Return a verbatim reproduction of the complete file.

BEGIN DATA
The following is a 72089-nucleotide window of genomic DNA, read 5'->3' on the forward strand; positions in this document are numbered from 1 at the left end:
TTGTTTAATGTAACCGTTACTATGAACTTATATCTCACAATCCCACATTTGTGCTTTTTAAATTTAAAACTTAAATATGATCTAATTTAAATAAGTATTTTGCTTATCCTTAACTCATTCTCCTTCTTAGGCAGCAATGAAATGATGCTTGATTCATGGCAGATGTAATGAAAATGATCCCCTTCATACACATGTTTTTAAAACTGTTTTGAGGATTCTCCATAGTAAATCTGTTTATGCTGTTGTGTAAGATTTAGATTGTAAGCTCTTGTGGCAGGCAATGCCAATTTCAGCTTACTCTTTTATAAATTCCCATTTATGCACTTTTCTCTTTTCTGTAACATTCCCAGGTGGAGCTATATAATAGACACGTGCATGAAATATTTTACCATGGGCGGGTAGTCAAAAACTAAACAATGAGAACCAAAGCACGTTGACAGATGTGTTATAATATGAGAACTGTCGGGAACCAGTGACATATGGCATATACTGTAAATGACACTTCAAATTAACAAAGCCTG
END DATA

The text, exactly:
The following is a 72089-nucleotide window of genomic DNA, read 5'->3' on the forward strand; positions in this document are numbered from 1 at the left end:
TTGTTTAATGTAACCGTTACTATGAACTTATATCTCACAATCCCACATTTGTGCTTTTTAAATTTAAAACTTAAATATGATCTAATTTAAATAAGTATTTTGCTTATCCTTAACTCATTCTCCTTCTTAGGCAGCAATGAAATGATGCTTGATTCATGGCAGATGTAATGAAAATGATCCCCTTCATACACATGTTTTTAAAACTGTTTTGAGGATTCTCCATAGTAAATCTGTTTATGCTGTTGTGTAAGATTTAGATTGTAAGCTCTTGTGGCAGGCAATGCCAATTTCAGCTTACTCTTTTATAAATTCCCATTTATGCACTTTTCTCTTTTCTGTAACATTCCCAGGTGGAGCTATATAATAGACACGTGCATGAAATATTTTACCATGGGCGGGTAGTCAAAAACTAAACAATGAGAACCAAAGCACGTTGACAGATGTGTTATAATATGAGAACTGTCGGGAACCAGTGACATATGGCATATACTGTAAATGACACTTCAAATTAACAAAGCCTG